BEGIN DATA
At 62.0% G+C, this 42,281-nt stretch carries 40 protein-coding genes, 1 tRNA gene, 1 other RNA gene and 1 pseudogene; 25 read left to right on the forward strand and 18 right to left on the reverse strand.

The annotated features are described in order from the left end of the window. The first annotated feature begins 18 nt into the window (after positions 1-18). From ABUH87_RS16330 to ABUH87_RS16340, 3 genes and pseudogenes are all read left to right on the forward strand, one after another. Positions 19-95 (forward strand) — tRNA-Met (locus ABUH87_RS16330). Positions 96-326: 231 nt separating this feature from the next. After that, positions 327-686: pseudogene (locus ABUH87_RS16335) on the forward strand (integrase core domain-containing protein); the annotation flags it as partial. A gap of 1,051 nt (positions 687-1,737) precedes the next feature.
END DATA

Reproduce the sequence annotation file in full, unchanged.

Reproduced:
At 62.0% G+C, this 42,281-nt stretch carries 40 protein-coding genes, 1 tRNA gene, 1 other RNA gene and 1 pseudogene; 25 read left to right on the forward strand and 18 right to left on the reverse strand.

The annotated features are described in order from the left end of the window. The first annotated feature begins 18 nt into the window (after positions 1-18). From ABUH87_RS16330 to ABUH87_RS16340, 3 genes and pseudogenes are all read left to right on the forward strand, one after another. Positions 19-95 (forward strand) — tRNA-Met (locus ABUH87_RS16330). Positions 96-326: 231 nt separating this feature from the next. After that, positions 327-686: pseudogene (locus ABUH87_RS16335) on the forward strand (integrase core domain-containing protein); the annotation flags it as partial. A gap of 1,051 nt (positions 687-1,737) precedes the next feature.